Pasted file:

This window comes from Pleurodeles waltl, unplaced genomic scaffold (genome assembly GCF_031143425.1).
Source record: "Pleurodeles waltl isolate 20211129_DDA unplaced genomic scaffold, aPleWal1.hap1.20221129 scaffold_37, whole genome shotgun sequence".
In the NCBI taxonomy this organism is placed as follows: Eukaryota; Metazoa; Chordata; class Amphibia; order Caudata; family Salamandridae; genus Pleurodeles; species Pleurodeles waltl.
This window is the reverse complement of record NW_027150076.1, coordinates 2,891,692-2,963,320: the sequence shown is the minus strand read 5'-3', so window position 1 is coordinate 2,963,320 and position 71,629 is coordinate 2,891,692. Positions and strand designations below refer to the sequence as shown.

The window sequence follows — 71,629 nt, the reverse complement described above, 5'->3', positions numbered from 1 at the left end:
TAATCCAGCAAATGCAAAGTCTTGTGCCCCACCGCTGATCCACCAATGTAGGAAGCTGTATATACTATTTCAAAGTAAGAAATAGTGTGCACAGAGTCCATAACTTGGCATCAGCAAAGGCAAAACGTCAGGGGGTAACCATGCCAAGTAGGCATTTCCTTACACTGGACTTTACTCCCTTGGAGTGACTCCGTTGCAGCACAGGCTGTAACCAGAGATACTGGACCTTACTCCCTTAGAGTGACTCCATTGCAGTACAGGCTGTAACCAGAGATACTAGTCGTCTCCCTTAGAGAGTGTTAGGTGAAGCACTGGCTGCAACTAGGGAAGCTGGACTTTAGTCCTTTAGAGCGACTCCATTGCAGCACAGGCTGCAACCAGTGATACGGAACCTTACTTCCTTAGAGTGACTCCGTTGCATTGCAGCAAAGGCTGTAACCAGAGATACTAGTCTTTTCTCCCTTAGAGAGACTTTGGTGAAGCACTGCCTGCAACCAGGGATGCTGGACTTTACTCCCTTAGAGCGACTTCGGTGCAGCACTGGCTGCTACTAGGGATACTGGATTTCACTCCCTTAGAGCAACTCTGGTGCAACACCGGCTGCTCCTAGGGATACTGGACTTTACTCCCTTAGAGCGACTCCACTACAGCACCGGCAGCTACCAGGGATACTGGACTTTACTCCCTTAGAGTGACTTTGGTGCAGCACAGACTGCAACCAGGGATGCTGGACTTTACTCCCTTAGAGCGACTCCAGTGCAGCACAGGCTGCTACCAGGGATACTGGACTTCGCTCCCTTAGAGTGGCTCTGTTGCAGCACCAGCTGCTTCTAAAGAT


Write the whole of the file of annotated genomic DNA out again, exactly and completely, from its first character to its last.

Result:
This window comes from Pleurodeles waltl, unplaced genomic scaffold (genome assembly GCF_031143425.1).
Source record: "Pleurodeles waltl isolate 20211129_DDA unplaced genomic scaffold, aPleWal1.hap1.20221129 scaffold_37, whole genome shotgun sequence".
In the NCBI taxonomy this organism is placed as follows: Eukaryota; Metazoa; Chordata; class Amphibia; order Caudata; family Salamandridae; genus Pleurodeles; species Pleurodeles waltl.
This window is the reverse complement of record NW_027150076.1, coordinates 2,891,692-2,963,320: the sequence shown is the minus strand read 5'-3', so window position 1 is coordinate 2,963,320 and position 71,629 is coordinate 2,891,692. Positions and strand designations below refer to the sequence as shown.

The window sequence follows — 71,629 nt, the reverse complement described above, 5'->3', positions numbered from 1 at the left end:
TAATCCAGCAAATGCAAAGTCTTGTGCCCCACCGCTGATCCACCAATGTAGGAAGCTGTATATACTATTTCAAAGTAAGAAATAGTGTGCACAGAGTCCATAACTTGGCATCAGCAAAGGCAAAACGTCAGGGGGTAACCATGCCAAGTAGGCATTTCCTTACACTGGACTTTACTCCCTTGGAGTGACTCCGTTGCAGCACAGGCTGTAACCAGAGATACTGGACCTTACTCCCTTAGAGTGACTCCATTGCAGTACAGGCTGTAACCAGAGATACTAGTCGTCTCCCTTAGAGAGTGTTAGGTGAAGCACTGGCTGCAACTAGGGAAGCTGGACTTTAGTCCTTTAGAGCGACTCCATTGCAGCACAGGCTGCAACCAGTGATACGGAACCTTACTTCCTTAGAGTGACTCCGTTGCATTGCAGCAAAGGCTGTAACCAGAGATACTAGTCTTTTCTCCCTTAGAGAGACTTTGGTGAAGCACTGCCTGCAACCAGGGATGCTGGACTTTACTCCCTTAGAGCGACTTCGGTGCAGCACTGGCTGCTACTAGGGATACTGGATTTCACTCCCTTAGAGCAACTCTGGTGCAACACCGGCTGCTCCTAGGGATACTGGACTTTACTCCCTTAGAGCGACTCCACTACAGCACCGGCAGCTACCAGGGATACTGGACTTTACTCCCTTAGAGTGACTTTGGTGCAGCACAGACTGCAACCAGGGATGCTGGACTTTACTCCCTTAGAGCGACTCCAGTGCAGCACAGGCTGCTACCAGGGATACTGGACTTCGCTCCCTTAGAGTGGCTCTGTTGCAGCACCAGCTGCTTCTAAAGAT